Adolescent pregnancy rates are at an all-time low, and a new report from the Centers for Disease Control and Prevention (CDC) reveals that there have been significant changes to adolescent sexuality over the last 2 decades.
Although sexual activity among teenagers has changed little in the last few years, declining just 1% for females and 2% for males in the period from 2011 to 2015 in comparison to a similar study done from 2006 to 2010, a downward trend is more evident when viewed over a longer period.
The new report, conducted by the National Survey of Family Growth and administered by the CDC, tracked the behaviors of more than 4000 teenagers from 2011 to 2015. Researchers found that 42.4% of teenaged girls and 44.2% of teenaged boys report having sexual intercourse at least once in 2015 compared to 51.1% of teenaged girls and 60.4% of teenaged boys in 1988.
Contraceptive use has also increased significantly with 90% of adolescent girls now using contraception compared to just 80% in 1988. Teenage boys are on board, too, with 95% reporting contraceptive use in 2015 compared to 84% in 1988. In a more recent view, contraceptive use increased from 86% among adolescent girls during the 2006 to 2010 study period and from 93% among adolescent boys. The report also revealed that condoms, withdrawal, and birth control pills were the most frequently used forms of birth control among teenagers.
Alongside this data, researchers note that adolescent pregnancy rates and the number of births to adolescent mothers have been in a steady decline since the 1990s, with a historic low of 22.3 births per 1000 teenagers reported in 2015.
The report also reveals data on age at first sexual experience, with boys reported first encounters at age 15 or 16 years while girls waited longer. Probability of sexual activity was similar for both boys and girls by age 17 years.
Of those teenagers who had abstained from sexual activity, 35.3% of girls claimed it was against their religious or moral beliefs; 21.9% said they had not yet met the right partner; and 19.3% reported a fear of pregnancy. Similarly, 27.9% of boys reported religious or moral reasons for abstaining; 28.5% reported not yet finding the right partner; and 21.1% reported a fear of causing pregnancy.
The study also reviewed the circumstances in which teenagers have sex, with 74.1% of girls and 51.1% of boys having first intercourse with someone with whom they were “going steady.” Another 13% of girls and 27.3% of boys had their first experience with someone who was “just friends.”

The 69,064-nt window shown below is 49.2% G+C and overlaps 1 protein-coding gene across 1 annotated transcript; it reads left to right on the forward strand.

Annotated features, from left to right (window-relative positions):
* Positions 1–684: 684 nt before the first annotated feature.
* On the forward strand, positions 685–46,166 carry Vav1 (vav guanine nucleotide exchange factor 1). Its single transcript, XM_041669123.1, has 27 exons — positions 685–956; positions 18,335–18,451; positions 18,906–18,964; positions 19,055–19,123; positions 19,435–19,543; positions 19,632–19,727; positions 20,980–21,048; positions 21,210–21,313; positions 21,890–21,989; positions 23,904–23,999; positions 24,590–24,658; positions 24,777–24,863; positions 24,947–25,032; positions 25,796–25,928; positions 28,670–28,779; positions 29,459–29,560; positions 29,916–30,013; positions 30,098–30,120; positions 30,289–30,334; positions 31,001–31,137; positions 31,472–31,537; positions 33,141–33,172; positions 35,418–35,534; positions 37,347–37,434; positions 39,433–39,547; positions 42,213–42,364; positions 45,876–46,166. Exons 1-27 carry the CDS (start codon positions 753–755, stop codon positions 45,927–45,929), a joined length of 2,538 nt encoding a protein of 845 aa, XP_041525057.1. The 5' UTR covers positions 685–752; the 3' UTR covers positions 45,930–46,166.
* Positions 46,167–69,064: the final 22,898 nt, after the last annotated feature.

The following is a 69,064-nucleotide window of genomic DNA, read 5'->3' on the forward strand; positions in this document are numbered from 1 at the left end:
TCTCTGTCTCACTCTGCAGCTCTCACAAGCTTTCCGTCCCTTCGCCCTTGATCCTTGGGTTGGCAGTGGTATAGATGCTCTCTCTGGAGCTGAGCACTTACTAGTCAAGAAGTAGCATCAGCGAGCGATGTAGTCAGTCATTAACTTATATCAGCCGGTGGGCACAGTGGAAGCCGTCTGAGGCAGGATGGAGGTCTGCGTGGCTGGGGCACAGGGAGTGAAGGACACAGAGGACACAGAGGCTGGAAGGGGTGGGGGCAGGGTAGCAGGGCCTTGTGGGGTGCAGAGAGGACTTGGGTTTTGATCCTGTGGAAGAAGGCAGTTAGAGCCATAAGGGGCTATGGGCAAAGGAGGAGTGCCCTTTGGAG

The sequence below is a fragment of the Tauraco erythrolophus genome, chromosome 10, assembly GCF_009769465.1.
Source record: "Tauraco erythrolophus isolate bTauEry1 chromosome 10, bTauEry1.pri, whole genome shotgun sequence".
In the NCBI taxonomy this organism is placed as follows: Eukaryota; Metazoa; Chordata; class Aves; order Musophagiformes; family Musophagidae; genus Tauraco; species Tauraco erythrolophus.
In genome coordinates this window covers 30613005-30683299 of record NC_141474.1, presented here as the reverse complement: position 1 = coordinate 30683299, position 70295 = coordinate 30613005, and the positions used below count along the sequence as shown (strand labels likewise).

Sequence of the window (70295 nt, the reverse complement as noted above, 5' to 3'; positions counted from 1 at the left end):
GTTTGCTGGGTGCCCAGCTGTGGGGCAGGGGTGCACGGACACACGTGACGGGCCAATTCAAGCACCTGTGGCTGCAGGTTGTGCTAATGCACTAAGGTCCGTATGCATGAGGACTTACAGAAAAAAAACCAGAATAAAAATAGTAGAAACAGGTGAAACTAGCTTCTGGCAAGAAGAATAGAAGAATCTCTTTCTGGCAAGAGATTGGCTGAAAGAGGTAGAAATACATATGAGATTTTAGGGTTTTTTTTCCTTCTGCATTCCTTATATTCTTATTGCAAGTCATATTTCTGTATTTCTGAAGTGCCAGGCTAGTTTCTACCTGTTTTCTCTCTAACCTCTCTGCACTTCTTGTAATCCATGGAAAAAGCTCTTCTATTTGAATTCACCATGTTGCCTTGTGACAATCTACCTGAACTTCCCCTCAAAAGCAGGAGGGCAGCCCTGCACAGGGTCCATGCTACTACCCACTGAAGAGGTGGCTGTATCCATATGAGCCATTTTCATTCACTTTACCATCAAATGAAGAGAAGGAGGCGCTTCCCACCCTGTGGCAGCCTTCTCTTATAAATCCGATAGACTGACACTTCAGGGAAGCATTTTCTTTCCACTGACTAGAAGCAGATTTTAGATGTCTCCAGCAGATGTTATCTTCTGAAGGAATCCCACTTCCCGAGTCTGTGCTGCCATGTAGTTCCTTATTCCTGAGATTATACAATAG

Demographic differences were noted, as well, with 40.5% of non-Hispanic black adolescent boys more likely to have intercourse with someone who was “just friends” in comparison with 27.7% of Hispanic adolescent boys and 20.7% of non-Hispanic whites. There was no statistically significant difference by demographic among girls, but younger age at first intercourse among teenage girls was associated with a higher likelihood of being “just friends” with their first partner. Among boys, those aged 15 to 16 years at first intercourse were less likely than boys aged younger than 14 years at first intercourse to be “just friends” with their partner, revealing that boys whose first intercourse occurred earlier than age 14 years were more likely to have sex with someone they had just met.
Jeff Lancashire of the National Institute for Health Statistics says the decline in adolescent pregnancies since the 1990s has been considered a success by the CDC, underlining the importance of reducing teenage pregnancy and birth rates. Changes in sexual activity and contraceptive use have also contributed to that decline, he says.
A spokesperson for the CDC also notes that pediatricians have, and will continue to have, a tremendous impact on the sexual behaviors and impact of sexual activity in teenagers.
“Pediatricians can play an important role in teenage pregnancy prevention by counseling teenagers on the importance of delaying the initiation of sexual activity, helping sexually active teenagers get information about and use effective types of birth control and reminding teenagers to also use a condom every time to prevent sexually transmitted diseases, including human immunodeficiency virus/acquired immune deficiency syndrome,” according to spokesperson for the CDC.